Nike built its golf business around Tiger Woods. But Woods’ prime is in the past, and now so are Nike’s golden years for golf. After sales that went from flat to just plain falling, Nike announced yesterday (Aug. 3) that it’s abandoning golf clubs, bags, and balls all together.
The sports brand will still make apparel and footwear for the sport, but anyone who wants the equipment needed to play it will have to look elsewhere.
It’s no big loss for Nike: Golf represents the company’s smallest sport category (paywall), bringing in $706 million last year. For comparison, running made $5 billion. But the cut reveals a hard truth about the state of the sport, generally: Even if golf is making its first appearance at the Olympics since 1904, millennials just don’t care about golf the way their parents did.
The US is golf’s biggest market, and participation among younger Americans has been in decline for decades. Last year, the National Golf Foundation (NGF) put out an extensive report examining the causes of the low interest in the sport among millennials. “NGF identified a considerable dip in the participation rate among 18- to 34-year-olds that has occurred during the past 20 years,” Greg Nathan, senior vice president of NGF, said at the time. “This is of particular concern because, historically, participation rates have been highest among this age group.”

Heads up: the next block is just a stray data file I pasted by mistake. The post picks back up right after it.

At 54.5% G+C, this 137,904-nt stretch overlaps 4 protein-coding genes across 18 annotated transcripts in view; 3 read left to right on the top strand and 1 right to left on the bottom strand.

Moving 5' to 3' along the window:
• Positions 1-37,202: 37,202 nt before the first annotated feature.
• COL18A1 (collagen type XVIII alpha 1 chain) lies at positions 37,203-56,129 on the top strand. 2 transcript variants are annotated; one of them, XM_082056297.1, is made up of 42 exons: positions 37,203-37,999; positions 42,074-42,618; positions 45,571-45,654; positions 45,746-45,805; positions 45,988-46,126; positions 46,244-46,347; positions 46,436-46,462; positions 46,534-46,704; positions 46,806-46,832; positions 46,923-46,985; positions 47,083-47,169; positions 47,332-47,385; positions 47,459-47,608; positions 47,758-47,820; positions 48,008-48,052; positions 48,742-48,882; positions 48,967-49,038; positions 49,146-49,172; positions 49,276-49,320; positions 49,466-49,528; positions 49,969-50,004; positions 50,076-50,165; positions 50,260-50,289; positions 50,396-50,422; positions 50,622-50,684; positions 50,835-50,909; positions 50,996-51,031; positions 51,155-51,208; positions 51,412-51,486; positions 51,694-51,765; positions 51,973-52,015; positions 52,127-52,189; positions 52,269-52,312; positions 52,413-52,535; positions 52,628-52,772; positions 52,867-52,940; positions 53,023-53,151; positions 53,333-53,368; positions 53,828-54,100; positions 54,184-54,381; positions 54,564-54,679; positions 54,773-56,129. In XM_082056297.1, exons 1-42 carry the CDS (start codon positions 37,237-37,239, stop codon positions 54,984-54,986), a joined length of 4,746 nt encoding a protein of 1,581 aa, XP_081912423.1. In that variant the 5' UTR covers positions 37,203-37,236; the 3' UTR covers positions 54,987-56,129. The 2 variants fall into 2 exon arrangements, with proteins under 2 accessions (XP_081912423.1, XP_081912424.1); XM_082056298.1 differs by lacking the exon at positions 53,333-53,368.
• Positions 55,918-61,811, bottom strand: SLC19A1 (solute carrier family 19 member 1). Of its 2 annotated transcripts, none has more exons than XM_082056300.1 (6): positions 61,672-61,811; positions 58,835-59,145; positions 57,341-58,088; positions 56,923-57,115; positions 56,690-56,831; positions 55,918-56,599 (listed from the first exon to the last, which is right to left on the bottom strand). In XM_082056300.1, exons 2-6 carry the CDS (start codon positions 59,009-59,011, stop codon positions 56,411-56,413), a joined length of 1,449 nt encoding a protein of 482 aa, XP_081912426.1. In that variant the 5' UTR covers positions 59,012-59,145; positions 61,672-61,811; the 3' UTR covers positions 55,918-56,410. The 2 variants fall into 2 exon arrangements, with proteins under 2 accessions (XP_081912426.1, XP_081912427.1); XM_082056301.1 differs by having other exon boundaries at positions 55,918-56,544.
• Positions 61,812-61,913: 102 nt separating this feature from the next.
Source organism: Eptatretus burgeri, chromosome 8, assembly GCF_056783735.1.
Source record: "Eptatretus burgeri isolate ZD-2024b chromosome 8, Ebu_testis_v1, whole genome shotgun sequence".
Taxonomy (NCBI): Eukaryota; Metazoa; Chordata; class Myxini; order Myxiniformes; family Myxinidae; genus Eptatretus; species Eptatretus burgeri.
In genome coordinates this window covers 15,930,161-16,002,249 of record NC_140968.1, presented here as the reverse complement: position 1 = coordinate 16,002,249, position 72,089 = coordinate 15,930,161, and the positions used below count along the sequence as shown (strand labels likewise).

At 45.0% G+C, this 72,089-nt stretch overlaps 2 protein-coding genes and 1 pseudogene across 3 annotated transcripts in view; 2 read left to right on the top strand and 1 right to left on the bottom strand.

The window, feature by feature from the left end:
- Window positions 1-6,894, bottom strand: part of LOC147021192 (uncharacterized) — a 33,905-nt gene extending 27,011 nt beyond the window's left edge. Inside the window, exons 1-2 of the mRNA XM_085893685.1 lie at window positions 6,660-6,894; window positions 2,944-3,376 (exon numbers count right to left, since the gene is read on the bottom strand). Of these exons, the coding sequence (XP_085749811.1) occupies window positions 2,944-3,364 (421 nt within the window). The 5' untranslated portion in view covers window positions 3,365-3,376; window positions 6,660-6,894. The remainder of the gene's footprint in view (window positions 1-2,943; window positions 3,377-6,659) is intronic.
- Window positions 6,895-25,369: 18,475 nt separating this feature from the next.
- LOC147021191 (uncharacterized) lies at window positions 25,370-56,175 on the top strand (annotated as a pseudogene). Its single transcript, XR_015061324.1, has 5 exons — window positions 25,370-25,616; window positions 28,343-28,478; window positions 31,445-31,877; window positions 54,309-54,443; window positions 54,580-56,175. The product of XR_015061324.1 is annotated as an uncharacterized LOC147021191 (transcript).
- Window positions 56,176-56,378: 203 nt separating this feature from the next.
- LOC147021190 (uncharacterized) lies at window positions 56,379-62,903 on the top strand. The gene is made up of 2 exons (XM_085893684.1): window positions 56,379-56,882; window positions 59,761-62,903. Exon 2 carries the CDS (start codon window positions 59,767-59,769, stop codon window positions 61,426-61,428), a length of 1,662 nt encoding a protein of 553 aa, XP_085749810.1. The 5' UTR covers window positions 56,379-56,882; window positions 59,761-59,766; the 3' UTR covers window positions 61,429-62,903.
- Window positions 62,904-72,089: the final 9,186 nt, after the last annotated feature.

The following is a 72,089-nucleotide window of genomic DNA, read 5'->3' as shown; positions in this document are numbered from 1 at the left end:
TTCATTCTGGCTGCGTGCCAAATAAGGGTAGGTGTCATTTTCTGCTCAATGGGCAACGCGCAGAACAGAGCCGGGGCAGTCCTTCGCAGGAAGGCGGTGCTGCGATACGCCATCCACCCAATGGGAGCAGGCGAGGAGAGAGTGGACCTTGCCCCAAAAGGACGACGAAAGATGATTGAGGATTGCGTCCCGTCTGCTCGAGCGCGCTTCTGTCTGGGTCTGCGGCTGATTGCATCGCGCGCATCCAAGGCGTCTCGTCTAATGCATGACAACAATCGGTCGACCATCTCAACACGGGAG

Update: In response to this story, NGF notes that millennials still make up 25% of US golfers, which is roughly proportional to national age demographics.
Among the NGF’s top reasons for waning interest in golf were lower household incomes—golf is expensive, and you can’t just grab some balls and clubs and head to the park to play—and a more diverse US population. Participation in the famously elitist and exclusive sport among non-white US millennials was about 7%, compared to 12% for white millennials. This suggests a worrying trend for the sport in the US, where non-white Americans are expected to make up ever greater shares of the population in the years ahead.
The sport’s woes aren’t limited to the US, either. Participation is down across much of Europe and Asia as well.